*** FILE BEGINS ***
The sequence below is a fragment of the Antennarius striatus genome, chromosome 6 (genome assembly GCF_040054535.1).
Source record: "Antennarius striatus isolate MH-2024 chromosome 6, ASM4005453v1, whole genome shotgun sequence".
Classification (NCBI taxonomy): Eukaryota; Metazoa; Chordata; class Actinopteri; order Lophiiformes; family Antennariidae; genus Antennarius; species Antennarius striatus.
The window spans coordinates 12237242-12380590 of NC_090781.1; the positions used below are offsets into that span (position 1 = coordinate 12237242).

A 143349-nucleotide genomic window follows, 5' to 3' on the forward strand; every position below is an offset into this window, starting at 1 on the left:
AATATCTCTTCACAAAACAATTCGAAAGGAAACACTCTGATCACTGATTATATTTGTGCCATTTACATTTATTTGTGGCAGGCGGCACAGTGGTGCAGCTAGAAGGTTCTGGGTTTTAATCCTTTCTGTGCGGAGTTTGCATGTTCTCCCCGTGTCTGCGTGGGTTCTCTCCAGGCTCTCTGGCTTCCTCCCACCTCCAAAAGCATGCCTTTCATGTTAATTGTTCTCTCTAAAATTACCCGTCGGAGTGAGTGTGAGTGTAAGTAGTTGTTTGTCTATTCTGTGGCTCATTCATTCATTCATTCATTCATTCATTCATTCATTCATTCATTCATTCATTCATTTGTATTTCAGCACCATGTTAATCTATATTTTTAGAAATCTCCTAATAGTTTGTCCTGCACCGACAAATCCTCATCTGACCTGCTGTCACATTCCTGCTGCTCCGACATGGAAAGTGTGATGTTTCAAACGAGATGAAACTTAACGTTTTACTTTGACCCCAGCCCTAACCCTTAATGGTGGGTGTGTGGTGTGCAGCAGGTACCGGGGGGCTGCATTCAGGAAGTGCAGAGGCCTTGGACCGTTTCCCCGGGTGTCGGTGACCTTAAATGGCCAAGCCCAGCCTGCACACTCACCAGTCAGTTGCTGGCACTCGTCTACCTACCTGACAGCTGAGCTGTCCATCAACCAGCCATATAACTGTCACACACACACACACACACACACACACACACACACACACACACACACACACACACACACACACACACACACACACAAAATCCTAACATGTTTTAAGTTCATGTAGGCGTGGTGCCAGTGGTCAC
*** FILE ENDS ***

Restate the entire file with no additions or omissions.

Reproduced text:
The sequence below is a fragment of the Antennarius striatus genome, chromosome 6 (genome assembly GCF_040054535.1).
Source record: "Antennarius striatus isolate MH-2024 chromosome 6, ASM4005453v1, whole genome shotgun sequence".
Classification (NCBI taxonomy): Eukaryota; Metazoa; Chordata; class Actinopteri; order Lophiiformes; family Antennariidae; genus Antennarius; species Antennarius striatus.
The window spans coordinates 12237242-12380590 of NC_090781.1; the positions used below are offsets into that span (position 1 = coordinate 12237242).

A 143349-nucleotide genomic window follows, 5' to 3' on the forward strand; every position below is an offset into this window, starting at 1 on the left:
AATATCTCTTCACAAAACAATTCGAAAGGAAACACTCTGATCACTGATTATATTTGTGCCATTTACATTTATTTGTGGCAGGCGGCACAGTGGTGCAGCTAGAAGGTTCTGGGTTTTAATCCTTTCTGTGCGGAGTTTGCATGTTCTCCCCGTGTCTGCGTGGGTTCTCTCCAGGCTCTCTGGCTTCCTCCCACCTCCAAAAGCATGCCTTTCATGTTAATTGTTCTCTCTAAAATTACCCGTCGGAGTGAGTGTGAGTGTAAGTAGTTGTTTGTCTATTCTGTGGCTCATTCATTCATTCATTCATTCATTCATTCATTCATTCATTCATTCATTCATTCATTTGTATTTCAGCACCATGTTAATCTATATTTTTAGAAATCTCCTAATAGTTTGTCCTGCACCGACAAATCCTCATCTGACCTGCTGTCACATTCCTGCTGCTCCGACATGGAAAGTGTGATGTTTCAAACGAGATGAAACTTAACGTTTTACTTTGACCCCAGCCCTAACCCTTAATGGTGGGTGTGTGGTGTGCAGCAGGTACCGGGGGGCTGCATTCAGGAAGTGCAGAGGCCTTGGACCGTTTCCCCGGGTGTCGGTGACCTTAAATGGCCAAGCCCAGCCTGCACACTCACCAGTCAGTTGCTGGCACTCGTCTACCTACCTGACAGCTGAGCTGTCCATCAACCAGCCATATAACTGTCACACACACACACACACACACACACACACACACACACACACACACACACACACACACACACACACACACACACACAAAATCCTAACATGTTTTAAGTTCATGTAGGCGTGGTGCCAGTGGTCAC